Bullet Train review: ‘forgettable’ action scenes and ‘second-class banter’

Directed by David Leitch (Deadpool 2), it boasts cartoon violence, sudden flashbacks and wacky titles that introduce achingly quirky assassins. Brad Pitt has worked with Quentin Tarantino and Guy Ritchie, so should have recognised Leitch as a clumsy imitator of both.

He plays Ladybug, a goofy hitman who wears a bucket hat and geeky glasses, and talks like the back cover of a self-help book.

After a series of mishaps, he’s been persuaded back to work by his handler (Sandra Bullock) to collect a cash-stuffed briefcase from a high-speed train travelling from Tokyo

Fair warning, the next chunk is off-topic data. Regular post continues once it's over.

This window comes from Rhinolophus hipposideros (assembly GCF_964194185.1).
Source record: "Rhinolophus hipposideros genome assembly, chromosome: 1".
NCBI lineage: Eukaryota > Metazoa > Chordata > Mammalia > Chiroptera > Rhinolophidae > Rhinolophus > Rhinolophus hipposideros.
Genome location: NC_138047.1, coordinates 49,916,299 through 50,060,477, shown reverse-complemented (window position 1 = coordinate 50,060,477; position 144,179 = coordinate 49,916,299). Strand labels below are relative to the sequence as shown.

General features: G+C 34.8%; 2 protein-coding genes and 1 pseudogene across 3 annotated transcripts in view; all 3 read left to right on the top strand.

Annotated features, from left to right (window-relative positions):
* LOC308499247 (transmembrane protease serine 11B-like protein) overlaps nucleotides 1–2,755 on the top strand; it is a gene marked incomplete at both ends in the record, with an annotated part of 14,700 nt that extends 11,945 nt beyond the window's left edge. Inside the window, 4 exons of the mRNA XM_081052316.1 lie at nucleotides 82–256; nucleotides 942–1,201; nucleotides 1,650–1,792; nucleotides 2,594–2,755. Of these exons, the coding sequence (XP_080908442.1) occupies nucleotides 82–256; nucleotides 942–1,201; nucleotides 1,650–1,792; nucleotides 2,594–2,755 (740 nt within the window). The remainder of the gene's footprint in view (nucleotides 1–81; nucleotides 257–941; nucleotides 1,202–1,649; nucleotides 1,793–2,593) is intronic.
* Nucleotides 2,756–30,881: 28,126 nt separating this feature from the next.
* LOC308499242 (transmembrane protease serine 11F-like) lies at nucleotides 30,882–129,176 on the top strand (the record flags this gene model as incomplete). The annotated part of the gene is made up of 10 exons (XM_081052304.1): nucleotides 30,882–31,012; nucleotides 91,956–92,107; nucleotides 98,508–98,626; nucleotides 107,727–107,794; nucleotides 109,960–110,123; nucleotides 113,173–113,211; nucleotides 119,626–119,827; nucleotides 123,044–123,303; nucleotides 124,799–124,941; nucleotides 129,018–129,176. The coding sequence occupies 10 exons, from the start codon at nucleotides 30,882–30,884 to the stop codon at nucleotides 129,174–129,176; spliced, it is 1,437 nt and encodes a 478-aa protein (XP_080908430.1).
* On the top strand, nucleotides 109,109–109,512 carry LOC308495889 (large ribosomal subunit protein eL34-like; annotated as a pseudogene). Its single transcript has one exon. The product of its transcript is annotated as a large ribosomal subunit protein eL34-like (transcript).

to Kyoto.

But he doesn’t know that the case is currently in the possession of chatty cockney killers Tangerine (Aaron Taylor-Johnson) and Lemon (Brian Tyree Henry) who have just rescued the son of a ­notorious crime lord, White Death (Michael Shannon), from a kidnapping.

While Ladybug is obsessed with self-improvement, Tangerine has a thing for Thomas The Tank Engine – two zany quirks that quickly run out of steam.

Another wacky Brit is also after the case.

Joey King plays a psycho schoolgirl who can cry on demand. Other passengers include Mexican drug lord The Wolf (Benito A Martinez Ocasio) and a poisoner called Hornet (Zazie Beetz).

The action scenes are diverting but forgettable. The second-class banter is the bigger problem. After two hours with this shower, you’ll be ready to disembark.

  • Bullet Train, Certifed 15, In Cinemas Now